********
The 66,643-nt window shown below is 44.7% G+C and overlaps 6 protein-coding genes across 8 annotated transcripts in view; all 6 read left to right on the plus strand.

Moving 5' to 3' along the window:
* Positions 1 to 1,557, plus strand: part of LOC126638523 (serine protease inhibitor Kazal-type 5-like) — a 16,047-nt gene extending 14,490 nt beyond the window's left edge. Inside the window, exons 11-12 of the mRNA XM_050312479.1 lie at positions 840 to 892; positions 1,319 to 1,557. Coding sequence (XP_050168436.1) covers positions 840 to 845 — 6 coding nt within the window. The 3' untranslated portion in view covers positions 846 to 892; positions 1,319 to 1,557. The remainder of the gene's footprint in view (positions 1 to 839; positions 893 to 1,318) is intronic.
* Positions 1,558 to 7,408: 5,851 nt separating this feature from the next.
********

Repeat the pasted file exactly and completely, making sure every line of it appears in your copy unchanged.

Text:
The 66,643-nt window shown below is 44.7% G+C and overlaps 6 protein-coding genes across 8 annotated transcripts in view; all 6 read left to right on the plus strand.

Moving 5' to 3' along the window:
* Positions 1 to 1,557, plus strand: part of LOC126638523 (serine protease inhibitor Kazal-type 5-like) — a 16,047-nt gene extending 14,490 nt beyond the window's left edge. Inside the window, exons 11-12 of the mRNA XM_050312479.1 lie at positions 840 to 892; positions 1,319 to 1,557. Coding sequence (XP_050168436.1) covers positions 840 to 845 — 6 coding nt within the window. The 3' untranslated portion in view covers positions 846 to 892; positions 1,319 to 1,557. The remainder of the gene's footprint in view (positions 1 to 839; positions 893 to 1,318) is intronic.
* Positions 1,558 to 7,408: 5,851 nt separating this feature from the next.